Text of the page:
After celebrating the beginning of a new year I’m always reminded of the two actors who usually play father time. One old long bearded wrinkly fella and another one jumping around in a diaper. Actually the old guy may have a diaper too but we can’t tell under his robe. It represents wrapping up the old year and ushering in the new beginnings. So lets clean up your finances!
Your about to go to your accountant again, complete with your shoe box full of receipts and statements. You are tempted to put the meeting off because you don’t know what to expect for your tax bill. Blood thirsty vultures! …Not the accountant the tax man!
Since the publication of my book I’ve talked with accountants coast to coast. After only a couple minutes we generally settle into a respectable understanding of the accounting industry. In my experience, there seems to be a vast amount of difference in information, standards and understandings about the tax opportunity. Let’s go over the basics as it applies to changing.
Over eighty percent, possibly even ninety percent or more of all lease/owner operators are classified as “self-employed”. They are that way because that’s how it’s always been done (which is a very sound argument for most accountants).
Most firms who complete tax returns for operators do not exclusively serve the trucking industry. Operators generally represent only 5-15% of the average accounting firm’s clientele. So when an operator goes to their accountant and tells them the new “going concern” is incorporating they ask if he/she can do it? Not wanting to loose a client, they say “sure” and the operator thinks they’re automatically saving the big bucks. Unfortunately, and too often, the accountant simply completes a corporate return in the same format as the self-employed status and, unknown to the operator, misses the best advantage. Everyone should be clear, using the estimated re-imbursement for job related costs (specifically per-dium) does not reflect the same cash and paper activity as does self-employed status. Everyone (especially the accountant) needs to understand the system first, then decide if their firm wants to defend the systems application to Canada Revenue Agency.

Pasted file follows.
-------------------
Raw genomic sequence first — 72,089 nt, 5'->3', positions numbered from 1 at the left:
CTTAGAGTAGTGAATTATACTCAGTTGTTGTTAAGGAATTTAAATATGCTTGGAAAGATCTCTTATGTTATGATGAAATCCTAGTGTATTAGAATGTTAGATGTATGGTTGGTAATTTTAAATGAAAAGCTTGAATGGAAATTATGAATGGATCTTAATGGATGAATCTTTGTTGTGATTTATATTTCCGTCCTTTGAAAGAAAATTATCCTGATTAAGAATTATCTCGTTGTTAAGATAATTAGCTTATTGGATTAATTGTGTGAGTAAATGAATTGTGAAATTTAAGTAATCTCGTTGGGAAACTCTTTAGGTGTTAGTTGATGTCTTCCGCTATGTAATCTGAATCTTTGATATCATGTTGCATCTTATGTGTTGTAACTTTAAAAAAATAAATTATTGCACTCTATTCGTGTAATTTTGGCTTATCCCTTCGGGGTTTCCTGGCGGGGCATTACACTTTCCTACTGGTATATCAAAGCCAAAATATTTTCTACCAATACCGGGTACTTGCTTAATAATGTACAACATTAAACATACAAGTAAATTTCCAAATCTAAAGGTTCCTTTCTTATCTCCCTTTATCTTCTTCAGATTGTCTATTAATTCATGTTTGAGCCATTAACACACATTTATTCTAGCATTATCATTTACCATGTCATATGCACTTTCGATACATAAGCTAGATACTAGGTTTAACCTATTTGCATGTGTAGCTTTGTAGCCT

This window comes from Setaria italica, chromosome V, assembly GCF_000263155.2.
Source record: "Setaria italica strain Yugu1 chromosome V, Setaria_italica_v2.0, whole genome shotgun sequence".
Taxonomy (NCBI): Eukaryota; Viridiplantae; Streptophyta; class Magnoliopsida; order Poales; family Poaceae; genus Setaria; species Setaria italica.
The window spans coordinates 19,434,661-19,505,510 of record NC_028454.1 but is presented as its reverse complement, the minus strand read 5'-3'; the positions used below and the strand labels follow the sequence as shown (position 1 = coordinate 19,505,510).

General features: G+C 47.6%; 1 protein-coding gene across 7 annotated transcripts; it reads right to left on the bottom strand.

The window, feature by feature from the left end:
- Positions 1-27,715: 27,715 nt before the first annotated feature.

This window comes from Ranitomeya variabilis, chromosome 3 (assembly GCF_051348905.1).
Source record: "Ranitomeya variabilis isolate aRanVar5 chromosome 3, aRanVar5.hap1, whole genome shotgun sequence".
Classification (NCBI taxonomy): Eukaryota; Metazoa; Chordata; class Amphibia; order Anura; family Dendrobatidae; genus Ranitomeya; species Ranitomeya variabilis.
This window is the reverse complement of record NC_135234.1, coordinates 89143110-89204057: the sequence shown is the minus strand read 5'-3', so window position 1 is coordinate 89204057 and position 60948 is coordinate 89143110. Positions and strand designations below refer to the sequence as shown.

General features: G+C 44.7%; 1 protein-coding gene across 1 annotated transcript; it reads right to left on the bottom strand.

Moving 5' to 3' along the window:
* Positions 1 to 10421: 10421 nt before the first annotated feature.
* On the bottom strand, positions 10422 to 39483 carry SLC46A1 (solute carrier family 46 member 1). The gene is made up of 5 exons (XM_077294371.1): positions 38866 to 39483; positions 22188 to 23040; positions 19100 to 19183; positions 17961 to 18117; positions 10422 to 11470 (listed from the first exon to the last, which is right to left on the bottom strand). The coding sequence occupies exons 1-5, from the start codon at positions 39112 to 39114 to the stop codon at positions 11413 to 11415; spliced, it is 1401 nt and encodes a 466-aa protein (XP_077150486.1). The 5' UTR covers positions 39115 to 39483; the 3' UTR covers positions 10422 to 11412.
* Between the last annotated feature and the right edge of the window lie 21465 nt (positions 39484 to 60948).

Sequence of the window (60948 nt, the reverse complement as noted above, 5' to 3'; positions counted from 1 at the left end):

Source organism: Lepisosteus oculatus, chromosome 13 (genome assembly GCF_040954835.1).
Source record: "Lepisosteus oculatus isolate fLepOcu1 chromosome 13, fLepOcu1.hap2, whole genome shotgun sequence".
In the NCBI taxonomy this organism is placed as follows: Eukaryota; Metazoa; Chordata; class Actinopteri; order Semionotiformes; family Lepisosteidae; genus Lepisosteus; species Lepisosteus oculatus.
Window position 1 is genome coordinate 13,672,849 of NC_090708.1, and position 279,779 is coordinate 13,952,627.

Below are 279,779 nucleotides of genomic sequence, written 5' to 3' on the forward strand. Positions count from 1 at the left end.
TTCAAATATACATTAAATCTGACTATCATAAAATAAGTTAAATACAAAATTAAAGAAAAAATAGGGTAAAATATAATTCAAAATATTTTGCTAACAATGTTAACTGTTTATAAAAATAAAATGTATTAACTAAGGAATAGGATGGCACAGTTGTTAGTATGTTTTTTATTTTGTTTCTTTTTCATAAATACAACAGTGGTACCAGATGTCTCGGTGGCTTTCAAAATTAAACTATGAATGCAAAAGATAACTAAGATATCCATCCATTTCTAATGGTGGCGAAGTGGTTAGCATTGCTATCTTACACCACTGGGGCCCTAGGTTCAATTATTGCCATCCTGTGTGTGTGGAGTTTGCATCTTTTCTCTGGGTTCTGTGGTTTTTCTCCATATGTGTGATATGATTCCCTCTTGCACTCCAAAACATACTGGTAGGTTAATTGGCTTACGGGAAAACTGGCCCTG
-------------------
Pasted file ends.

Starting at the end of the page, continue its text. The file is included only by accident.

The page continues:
An overview of the system has three primary points: only employees can qualify (hence incorporation), they must have an employer-employee agreement, and the agreement must be FOLLOWED. CRA is pretty clear about all three. Accountants instinctively know CRA will be focusing on the “followed” part. The general rules of the system in combination with the Employee Agreement must be reflected in the remittances and audit trail. It is at this point where many accountants loose interest in the system.
Accountants want to be assured that their firm’s version of “followed” matches CRA’s version. If they’re not intimately knowledgeable about the application of the system, many firms just abandon the opportunity saying “CRA won’t allow it”. However, once firms become educated about the system, they must insure the corporation and driver fully complies. In a firm whose clientele is only 5-15% lease/owner operators this means added work and time for the accountant (a precious commodity for every firm). Most accounting firms can handle the paperwork but aren’t interested in accepting or even interested the training. In our experience, it takes approximately 2-6 months before an operator is comfortable with the new style of business transactions.
The final “nail” for the accountant usually comes in the form of CRA audits and defending the entire return. At present, very few firms seem to be willing to openly defend it. They either say “it’s too risky” or require clients sign a waver. In other words the operator becomes “self-ensured”. When an audit occurs they are on their own. If the accountant was “just guessing” on how to “follow” the rules (and the guesses end up being wrong) it’s the operator who pays not the accountant. It’s a sobering dilemma. A dilemma that will probably disappear in 3-8 years (once the accounting industry and rogue auditors coast to coast fully understands the application) but until then I recommend operators either personally know what they are doing themselves or find the firms with a complete package specializing in applying and defending per diums (subsistence allowance).
If the whole opportunity seems more bothersome than you’d like, then keep everything the same, just don’t complain when those who use the system pay $6-8000 per year less than you do. Nothing really good comes easily, especially in beginning new things.